Tuesday, December 17, 2013

New Study Finds that Vaping Does Not Expose Bystanders to Carbon Monoxide or Volatile Organic Compounds

A new study published online ahead of print in the journal Nicotine and Tobacco Research reports the results of an experiment in which vapor from electronic cigarettes was generated in an experimental chamber, either by a machine or by human users. The investigators measured the levels of nicotine, carbon monoxide, and 11 volatile organic compounds.

There were two major study findings:

1. The electronic cigarettes did not produce detectable levels of carbon monoxide or any of the 11 volatile organic compounds, which included benzene, toluene, chlorobenzene, ethylbenzene, xylene, styrene, naphthalene, 1,2-dichlorobenzene, 1,3-dichlorobenzene, and 1,4-dichlorobenzene.

2. The electronic cigarettes did produce nicotine, but the levels were 10 times lower than those from tobacco cigarettes.

The study summarizes the results as follows: "The study showed that e-cigarettes are a source of secondhand exposure to nicotine but not to combustion toxicants. The air concentrations of nicotine emitted by various brands of e-cigarettes ranged from 0.82 to 6.23 µg/m3. The average concentration of nicotine resulting from smoking tobacco cigarettes was 10 times higher than from e-cigarettes (31.60±6.91 vs. 3.32±2.49 µg/m3, respectively; p = .0081)."

The study concludes as follows: "Using an e-cigarette in indoor environments may involuntarily expose nonusers to nicotine but not to toxic tobacco-specific combustion products."

The Rest of the Story

Because only three brands of electronic cigarettes were tested, these results should be viewed as preliminary. Nevertheless, this study does add to the literature suggesting that electronic cigarettes do not emit toxic chemicals at levels that pose any substantial risk to bystanders. Further research is certainly warranted, but at the present time, any risk from secondhand vaping appears to be minimal.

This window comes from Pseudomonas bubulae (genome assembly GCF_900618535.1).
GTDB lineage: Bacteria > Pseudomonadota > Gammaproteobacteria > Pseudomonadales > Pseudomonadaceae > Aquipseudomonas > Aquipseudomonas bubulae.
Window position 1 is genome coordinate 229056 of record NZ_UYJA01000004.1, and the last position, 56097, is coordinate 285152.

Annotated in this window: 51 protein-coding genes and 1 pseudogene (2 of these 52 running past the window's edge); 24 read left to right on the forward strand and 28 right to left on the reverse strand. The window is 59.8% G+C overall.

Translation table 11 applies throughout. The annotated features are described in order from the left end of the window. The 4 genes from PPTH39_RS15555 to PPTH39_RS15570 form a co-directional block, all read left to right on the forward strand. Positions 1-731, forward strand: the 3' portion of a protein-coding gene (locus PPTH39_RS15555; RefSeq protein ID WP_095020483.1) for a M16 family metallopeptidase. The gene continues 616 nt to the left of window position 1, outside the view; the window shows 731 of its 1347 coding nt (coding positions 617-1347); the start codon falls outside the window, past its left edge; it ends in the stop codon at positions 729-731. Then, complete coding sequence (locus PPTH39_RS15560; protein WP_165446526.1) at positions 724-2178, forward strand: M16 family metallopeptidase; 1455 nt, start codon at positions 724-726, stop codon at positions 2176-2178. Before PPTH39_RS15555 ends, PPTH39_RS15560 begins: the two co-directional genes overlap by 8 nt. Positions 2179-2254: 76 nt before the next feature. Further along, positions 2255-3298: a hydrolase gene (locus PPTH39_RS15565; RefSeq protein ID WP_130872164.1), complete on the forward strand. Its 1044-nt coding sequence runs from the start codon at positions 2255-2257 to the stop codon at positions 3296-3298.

Because nicotine is highly absorbed in the upper respiratory tract, it is as yet unclear whether vaping in public places produces significant exposure to nicotine among nonsmokers. Also, this study was conducted in an experimental chamber and it is not clear what real-life nicotine exposure would be in situations where vapers are using electronic cigarettes in a public place.

However, we do know that the nicotine exposure with passive vaping  is much lower than that associated with secondhand smoke (which is quite low to begin with). Since it appears that the nicotine exposure associated with passive vaping is about 10 times lower than that associated with passive smoking, we are probably talking about miniscule levels of nicotine exposure.

Moreover, there is now no question that electronic cigarettes are much safer than smoking and secondhand vaping is much safer than secondhand smoking.

In light of this study, it becomes unfathomable that researchers from NYU have declared that vaping is more hazardous than smoking. And it becomes just as unfathomable that a number of anti-smoking researchers and groups continue to claim that there is insufficient evidence to show that vaping is less hazardous than smoking.

This research confirms that the following groups, which claim that we don't have enough evidence to determine that vaping is safer than smoking, are making unfounded, inappropriate, and damaging arguments (click on links to view the claims being made by each group):

American Legacy Foundation

Food and Drug Administration

American Lung Association

Tobacco-Free Coalition of Hancock County

Tobacco-Free Coalition of Delaware County

Southern Nevada Health District

This research also demonstrates how irresponsible is the advice that the World Health Organization and Department of Health and Human Services are giving smokers (i.e., "do not quit using electronic cigarettes").

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